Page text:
To be practical about this, you are effectively setting your company up
    for a single point of failure. And it’s one that is known to occur on a
    consistent, if not regular, basis, and one that can cause considerable
    damage before identified and remediated. By adding your phone lines to
    this matrix, you increase the amount of damage possible prior to
    discovery.

    I am not saying that you cannot implement VoIP securely. Setting up your
    VoIP implementation should mean taking the necessary precautions to
    secure the implementation appropriately. Securing the server that will be
    handling your phone calls, setting traffic on a protected subnet and
    other precautions specific to your environment are paramount. I’ve heard
    how some are excited to be able to push phone calls over to wireless
    access points for greater convenience. This indicates to me that they are
    really missing the key point to security.

    As with any technology, proper security implementation has to be included
    from the outset. Attempts to add security as a secondary consideration
    are going to cause difficulties in the implementation. If you come to a
    point where VoIP is no longer a discussion but a directive, it’s time to
    switch to arguing for appropriate security levels and valid descriptions
    of the threats to corporate assets.

  • The House of Gates — Microsoft will continue to experience
    setbacks in the security arena. With more than 5 billion lines of code
    to sort through, Micro$oft will have more zero-day events to deal with
    similar to the one announced in late December.

    The .WMF vulnerability and exploit was reported late in December, and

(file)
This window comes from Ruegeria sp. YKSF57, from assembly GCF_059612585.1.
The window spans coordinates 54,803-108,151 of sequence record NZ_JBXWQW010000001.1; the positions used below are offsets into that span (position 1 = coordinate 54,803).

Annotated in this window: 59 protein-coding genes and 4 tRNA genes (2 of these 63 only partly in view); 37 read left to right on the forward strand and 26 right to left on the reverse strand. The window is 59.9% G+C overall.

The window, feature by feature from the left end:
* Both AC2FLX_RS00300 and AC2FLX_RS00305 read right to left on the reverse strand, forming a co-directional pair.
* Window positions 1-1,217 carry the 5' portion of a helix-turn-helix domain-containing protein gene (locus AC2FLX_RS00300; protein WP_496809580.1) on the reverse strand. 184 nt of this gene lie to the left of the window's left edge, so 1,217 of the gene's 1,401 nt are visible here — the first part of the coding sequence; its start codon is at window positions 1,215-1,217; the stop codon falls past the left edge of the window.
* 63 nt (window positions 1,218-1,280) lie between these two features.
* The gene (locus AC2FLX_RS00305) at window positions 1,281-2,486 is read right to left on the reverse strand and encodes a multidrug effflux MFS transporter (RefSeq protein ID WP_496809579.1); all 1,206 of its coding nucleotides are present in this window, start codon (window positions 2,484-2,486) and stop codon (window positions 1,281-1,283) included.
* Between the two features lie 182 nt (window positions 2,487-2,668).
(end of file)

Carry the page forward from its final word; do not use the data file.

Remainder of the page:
published in Microsoft Security Advisor 912840. It has shown that
    Microsoft is not in the clear for future events of this nature. Exploits
    will continue to become more esoteric, as well as virulent in the sense
    that they will affect a wider spectrum of the Windows operating systems.

    In the case of the .WMF vulnerability, every version of Windows is
    vulnerable (even those Microsoft no longer supports security patches for)
    regardless of patch level.

    Second, it’s not just one portion of the operating system that is
    affected but multiple major portions. The Windows Fax and Image Viewer
    library (shimgvw.dll) is used to render images in Windows Explorer,
    Internet Explorer and other applications such as Lotus Notes. Anything
    that gives a view (whether thumbnail image or full view) of an image is
    at risk of processing malicious code in an image that’s been downloaded
    from the Internet, or transmitted by email or instant messenger service.

    System administrators will have to decide whether to use third-party
    patches or wait for the official patch from the House of Gates. This will
    be the case, as well, in future incidences.

    This is the future — more spam, more phishing, more really cool
    technology gone awry, and Microsoft making your life difficult, because
    you can’t live with them and you can’t live without the operating system.

    Article courtesy of eSecurity Planet